PNC open to deal that would boost assets to $700 billion, CEO says

Flush with capital from the sale of its stake in BlackRock, PNC Financial Services Group in Pittsburgh is willing to go big on an acquisition that would vault it into the ranks of the nation’s five largest banks.

Speaking at an investor conference hosted by Morgan Stanley, Chairman and CEO William Demchak said Tuesday that the $445 billion-asset company would be open to a large deal that would boost assets to more than $700 billion. If it could swing such a deal, PNC would become larger than two of its biggest rivals, the $506 billion-asset Truist Financial and the $543 billion-asset U.S. Bancorp.

“We could cross [the $700 billion-asset mark] but we have to see what the returns are and obviously the price,” Demchak said.

While open to acquisitions, PNC Chairman and CEO Bill Demchak says he will be patient because there's still no telling what impact the pandemic will have on the economy long-term.
While open to acquisitions, PNC Chairman and CEO Bill Demchak says he will be patient because there’s still no telling what impact the pandemic will have on the economy long-term.

Still, he said PNC is in no rush to do a deal because no one is really sure what long-term impact the coronavirus pandemic will have on the economy.

“We will be patient,” he said. “This hasn’t begun to play out in our economy in terms of what the impacts are and what the opportunity set will be that comes out of it.”

What PNC does with the $5 billion reaped after taxes from the BlackRock sale completed in May has been an object of speculation for analysts.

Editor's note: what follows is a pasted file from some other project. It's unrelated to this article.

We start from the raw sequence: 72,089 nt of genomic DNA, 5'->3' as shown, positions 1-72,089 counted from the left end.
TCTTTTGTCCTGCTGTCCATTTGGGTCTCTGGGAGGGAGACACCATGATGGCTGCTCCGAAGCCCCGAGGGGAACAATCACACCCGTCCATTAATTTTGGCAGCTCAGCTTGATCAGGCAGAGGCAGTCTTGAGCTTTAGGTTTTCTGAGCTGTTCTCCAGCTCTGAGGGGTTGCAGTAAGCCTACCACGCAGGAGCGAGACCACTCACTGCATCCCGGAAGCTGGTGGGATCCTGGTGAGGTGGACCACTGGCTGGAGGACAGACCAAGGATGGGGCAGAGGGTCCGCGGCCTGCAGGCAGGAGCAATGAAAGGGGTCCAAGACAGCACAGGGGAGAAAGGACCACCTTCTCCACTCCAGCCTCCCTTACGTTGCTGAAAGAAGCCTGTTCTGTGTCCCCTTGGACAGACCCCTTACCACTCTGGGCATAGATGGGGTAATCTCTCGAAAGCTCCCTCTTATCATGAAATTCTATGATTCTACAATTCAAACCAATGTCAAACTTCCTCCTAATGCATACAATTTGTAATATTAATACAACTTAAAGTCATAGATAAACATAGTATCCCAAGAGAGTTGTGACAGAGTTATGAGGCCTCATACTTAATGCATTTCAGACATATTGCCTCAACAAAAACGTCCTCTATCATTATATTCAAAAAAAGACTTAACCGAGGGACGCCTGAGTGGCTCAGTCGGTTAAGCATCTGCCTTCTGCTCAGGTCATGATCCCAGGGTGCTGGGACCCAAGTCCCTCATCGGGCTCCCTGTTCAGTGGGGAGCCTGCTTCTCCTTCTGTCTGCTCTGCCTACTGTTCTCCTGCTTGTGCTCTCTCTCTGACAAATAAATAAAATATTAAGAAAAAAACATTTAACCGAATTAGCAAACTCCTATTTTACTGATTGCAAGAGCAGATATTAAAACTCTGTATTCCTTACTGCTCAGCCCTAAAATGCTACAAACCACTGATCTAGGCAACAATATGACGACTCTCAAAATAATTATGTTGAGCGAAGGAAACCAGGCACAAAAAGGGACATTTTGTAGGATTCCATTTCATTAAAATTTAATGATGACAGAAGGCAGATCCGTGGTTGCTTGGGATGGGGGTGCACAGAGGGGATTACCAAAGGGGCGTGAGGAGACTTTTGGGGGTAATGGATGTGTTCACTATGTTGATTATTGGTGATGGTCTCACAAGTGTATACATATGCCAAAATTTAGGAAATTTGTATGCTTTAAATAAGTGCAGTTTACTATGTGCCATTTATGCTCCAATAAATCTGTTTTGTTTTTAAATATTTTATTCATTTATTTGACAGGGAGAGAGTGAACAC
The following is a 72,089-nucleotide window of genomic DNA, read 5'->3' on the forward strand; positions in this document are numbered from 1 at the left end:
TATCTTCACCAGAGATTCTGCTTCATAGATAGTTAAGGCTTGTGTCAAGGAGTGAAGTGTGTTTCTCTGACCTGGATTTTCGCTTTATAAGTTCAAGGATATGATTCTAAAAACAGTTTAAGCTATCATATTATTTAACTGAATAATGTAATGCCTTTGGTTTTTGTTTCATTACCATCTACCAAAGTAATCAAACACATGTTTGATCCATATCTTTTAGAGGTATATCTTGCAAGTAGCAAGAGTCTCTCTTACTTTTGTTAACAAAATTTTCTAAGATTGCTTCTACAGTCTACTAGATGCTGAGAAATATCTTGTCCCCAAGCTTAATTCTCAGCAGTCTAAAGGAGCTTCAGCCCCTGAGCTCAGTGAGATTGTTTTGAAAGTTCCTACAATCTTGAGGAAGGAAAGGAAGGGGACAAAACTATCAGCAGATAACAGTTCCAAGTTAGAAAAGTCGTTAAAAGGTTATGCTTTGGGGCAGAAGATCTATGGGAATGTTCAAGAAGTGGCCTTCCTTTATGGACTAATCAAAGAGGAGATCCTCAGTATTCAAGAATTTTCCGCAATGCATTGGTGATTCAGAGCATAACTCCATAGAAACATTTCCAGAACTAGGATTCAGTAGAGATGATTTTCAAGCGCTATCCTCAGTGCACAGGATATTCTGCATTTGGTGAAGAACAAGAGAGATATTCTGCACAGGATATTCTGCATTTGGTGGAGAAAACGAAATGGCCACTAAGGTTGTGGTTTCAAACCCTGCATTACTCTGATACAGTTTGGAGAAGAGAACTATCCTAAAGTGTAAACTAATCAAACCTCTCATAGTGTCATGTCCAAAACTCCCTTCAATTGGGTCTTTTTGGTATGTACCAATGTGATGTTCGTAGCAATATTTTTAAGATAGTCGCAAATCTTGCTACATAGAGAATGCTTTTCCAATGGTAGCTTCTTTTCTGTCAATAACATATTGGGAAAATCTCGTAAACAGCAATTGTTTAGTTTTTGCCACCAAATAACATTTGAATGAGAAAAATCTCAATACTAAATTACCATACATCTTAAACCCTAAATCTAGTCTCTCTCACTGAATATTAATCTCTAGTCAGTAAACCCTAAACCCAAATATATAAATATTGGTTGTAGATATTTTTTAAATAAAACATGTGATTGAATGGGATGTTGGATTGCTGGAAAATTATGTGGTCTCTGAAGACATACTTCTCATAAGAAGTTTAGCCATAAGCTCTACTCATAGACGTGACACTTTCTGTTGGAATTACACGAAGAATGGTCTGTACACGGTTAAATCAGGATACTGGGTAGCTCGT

Demchak said he would be wary of taking on a bank that is overly reliant on consumer loans and that he’d be more interested in buying a bank with higher concentrations of commercial and industrial and commercial real estate loans. If loan losses start to rise due to the weakening economy, his team has more experience working through those types of assets, he said, pointing to PNC’s 2008 acquisition of National City and 2012 deal for Royal Bank of Canada’s U.S. operation as examples.

“We don’t have an inherent bias against consumer, except for the fact that most of the consumer institutions who show up for sale end up having had a weak franchise to begin with and, therefore, would rely on us to have a capacity to fix it,” Demchak said. “And that I’m hesitant on, because we are not the expert fixer of a subprime lender in consumer. That isn’t our background.”

Demchak said the economic downturn from the coronavirus pandemic could work in a buyer’s favor as banks that are facing higher credit and technology costs may look to sell.

“It’s not going to be a lot of fun to be a bank,” Demchak said. “The day we announced [the BlackRock sale], it’s fascinating how many phone calls I got just to say, ‘Hey Bill, how are you doing?’ I mean it has to be on everybody’s mind. What do you do if you’re a bank in this COVID environment?”

Demchak said PNC would gauge any deal on its “ability to replace the earnings from BlackRock with the capital generated from BlackRock” and that any acquisition would likely be done with both capital and stock.

PNC owned a 22.4% stake in BlackRock, the world’s largest asset manager, but sold it to strengthen its capital levels and protect itself from a potentially prolonged economic downturn.

“Of course, had I known the market was going to rip another 15%, we would have gotten more dollars for it,” Demchak said, referring to the stock market rally since PNC announced the sale in mid-May. “But hindsight is always 2020.”